Coreference Text

<DOCID> nyt960910.0378 </DOCID>
<STORYID cat=f pri=r> A2394 </STORYID>
<NWORDS> 09-10 </NWORDS>
(For use by New York Times News Service clients)
By Liza McDonald
c.1996 Bloomberg Business News
Washington, Sept. 10 (Bloomberg) -- Satellite systems to deliver
video services to Latin America planned by General Motors Corp.'s
Hughes Electronics Corp. and General Electric Co. are likely to get
the airwaves they need from federal regulators.
Plans for Hughes' Galaxy VIII(I) project and GE's GE Americom
project depend on the Federal Communications Commission's
allocation of a swath of spectrum that will let their earth
stations communicate with satellites in space.
Scheduled for a vote at the agency's meeting on Thursday, the
expected allocation will let the companies transmit video pictures,
phone calls, and other data from earth stations to orbiting
satellites, and then to customers in Mexico, the Caribbean, Central
America, and South America.
Both companies said they expect to use the systems primarily to
deliver digital video services to Latin American subscribers' own
dishes and to cable company receivers for distribution to cable
Mexico's Grupo Televisa SA, Multivision SA and Medcom SA all
have plans to deliver direct-to-home video satellite service to
Mexico within a year.
Televisa, Mexico's largest broadcaster, has formed an agreement
with Rupert Murdoch's News Corp., Brazil's Globo television
network, and Denver-based Tele-Communications Inc. to offer
direct-to-home service throughout Latin America.
Turner Broadcasting System Inc., for its part, agreed in July to
distribute Cable News Network and three other cable channels to
Latin American subscribers together with a group called Galaxy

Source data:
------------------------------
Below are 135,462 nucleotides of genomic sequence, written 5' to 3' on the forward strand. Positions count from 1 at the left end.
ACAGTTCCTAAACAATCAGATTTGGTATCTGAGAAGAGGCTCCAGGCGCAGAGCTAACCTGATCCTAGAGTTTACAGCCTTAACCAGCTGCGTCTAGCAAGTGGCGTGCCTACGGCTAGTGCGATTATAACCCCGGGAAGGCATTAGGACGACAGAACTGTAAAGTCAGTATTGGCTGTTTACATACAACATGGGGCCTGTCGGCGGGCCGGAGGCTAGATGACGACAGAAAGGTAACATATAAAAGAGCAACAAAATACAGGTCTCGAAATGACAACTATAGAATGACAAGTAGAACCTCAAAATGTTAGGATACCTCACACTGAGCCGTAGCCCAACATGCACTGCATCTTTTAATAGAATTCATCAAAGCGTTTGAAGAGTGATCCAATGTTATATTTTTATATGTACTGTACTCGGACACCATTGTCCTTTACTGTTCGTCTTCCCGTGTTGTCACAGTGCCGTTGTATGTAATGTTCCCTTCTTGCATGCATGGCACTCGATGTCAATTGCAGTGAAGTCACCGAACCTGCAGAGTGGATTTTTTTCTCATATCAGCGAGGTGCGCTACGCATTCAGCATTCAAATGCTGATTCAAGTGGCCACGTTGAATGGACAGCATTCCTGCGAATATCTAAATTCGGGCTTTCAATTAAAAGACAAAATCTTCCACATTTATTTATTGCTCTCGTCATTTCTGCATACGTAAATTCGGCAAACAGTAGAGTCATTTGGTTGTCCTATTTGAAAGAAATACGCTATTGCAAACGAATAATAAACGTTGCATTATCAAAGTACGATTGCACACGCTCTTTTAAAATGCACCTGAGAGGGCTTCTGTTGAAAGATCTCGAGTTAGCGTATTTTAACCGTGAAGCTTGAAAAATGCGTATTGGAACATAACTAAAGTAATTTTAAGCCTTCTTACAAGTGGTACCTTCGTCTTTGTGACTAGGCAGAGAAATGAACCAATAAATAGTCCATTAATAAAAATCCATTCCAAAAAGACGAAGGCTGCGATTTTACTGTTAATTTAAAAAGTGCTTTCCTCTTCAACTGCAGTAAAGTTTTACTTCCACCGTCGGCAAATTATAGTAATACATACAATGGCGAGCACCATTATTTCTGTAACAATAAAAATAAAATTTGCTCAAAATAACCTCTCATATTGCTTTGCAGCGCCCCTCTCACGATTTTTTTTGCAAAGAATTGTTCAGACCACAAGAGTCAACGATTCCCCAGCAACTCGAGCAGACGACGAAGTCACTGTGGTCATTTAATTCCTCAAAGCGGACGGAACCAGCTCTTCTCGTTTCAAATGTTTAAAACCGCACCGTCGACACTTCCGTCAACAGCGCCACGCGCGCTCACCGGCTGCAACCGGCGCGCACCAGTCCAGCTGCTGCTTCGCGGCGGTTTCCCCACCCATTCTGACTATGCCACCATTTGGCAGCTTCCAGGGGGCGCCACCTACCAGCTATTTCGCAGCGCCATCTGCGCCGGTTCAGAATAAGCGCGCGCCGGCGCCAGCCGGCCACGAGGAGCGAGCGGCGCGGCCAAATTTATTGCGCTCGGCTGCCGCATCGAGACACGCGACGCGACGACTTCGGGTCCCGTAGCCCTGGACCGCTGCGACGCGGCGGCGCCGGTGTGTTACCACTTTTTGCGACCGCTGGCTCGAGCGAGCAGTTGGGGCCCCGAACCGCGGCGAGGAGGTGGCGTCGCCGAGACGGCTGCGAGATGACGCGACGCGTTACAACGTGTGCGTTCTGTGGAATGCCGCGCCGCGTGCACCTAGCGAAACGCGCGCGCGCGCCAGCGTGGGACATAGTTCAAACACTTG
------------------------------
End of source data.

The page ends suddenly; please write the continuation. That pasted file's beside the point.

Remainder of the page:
Latin America, composed of GM's DirecTV, Venezuela's Cisneros Group
of Cos., Brazil's Televisao Abril, and Mexico's MVS Multivision.
Hughes' Galaxy VIII(I) plan would use one satellite, which the
company estimates will cost $230 million to build and launch.
Hughes expects Galaxy VIII(I) will bring in $30 million in revenue
in its first year and $58 million each year for the following 11
years, according to filings at the FCC.
GE Americom filed its cost and revenue assumptions
confidentially at the agency. Its plan calls for two satellites and
a spare.
The plans are significant, said Scott Blake Harris, former FCC
international bureau chief, as ``yet another indication of the
health and strength of the U.S. satellite industry.''
The airwaves to be allocated are currently used by the National
Aeronautics and Space Administration for its tracking and data
relay system. The system, among other things, monitors the Space
Shuttle, helps to retrieve satellites, and relays communications
between ground stations and low-orbiting spacecraft including the
Shuttle. Those functions are likely to be slowly shifted to another
slice of spectrum, while the airwaves they've historically used are
turned over, in part, to satellite services such as the ones
planned by GE and GM. Other companies that support the allocation
and may use it include Lockheed Martin Corp.'s Loral Space and
Communications, International Private Satellite Partners/Orion
Atlantic Capital Corp., and Comsat Corp.
No opposing comments on the allocation were filed at the agency.
The spectrum shift comes at Hughes' initiative. The company
asked the FCC in March of 1995 to fix an imbalance in the uplink
and downlink airwaves available to fixed satellite services so that
the spectrum could be more effectively used.
``The downlink bands are not paired with any uplink bands,'' the
company wrote. Indeed, for 1000 megahertz allocated for satellite
downlinks, or transmissions from satellites to earth stations, the
agency had only set aside 500 megahertz for uplinks. That's meant
that half of the downlink capacity has been unusable, because no
corresponding uplink airwaves existed.
``It is . . . critical to the competitiveness of the United
States satellite industry, both at home and abroad, that the
commission allocate'' more airwaves for fixed satellite uplinks,
Hughes said.
A similar plan was set by the International Telecommunications
Union at the World Administrative Radio Conference in 1992, and
adopted at the same meeting in 1995.
The plan hadn't yet been implemented in the U.S. because
interference with NASA's radar functions hadn't been worked out.
Also at Thursday's meeting, the FCC plans to formalize the
process public utility companies use to become certified as
telecommunications providers.
NYT-09-10-96 1604EDT

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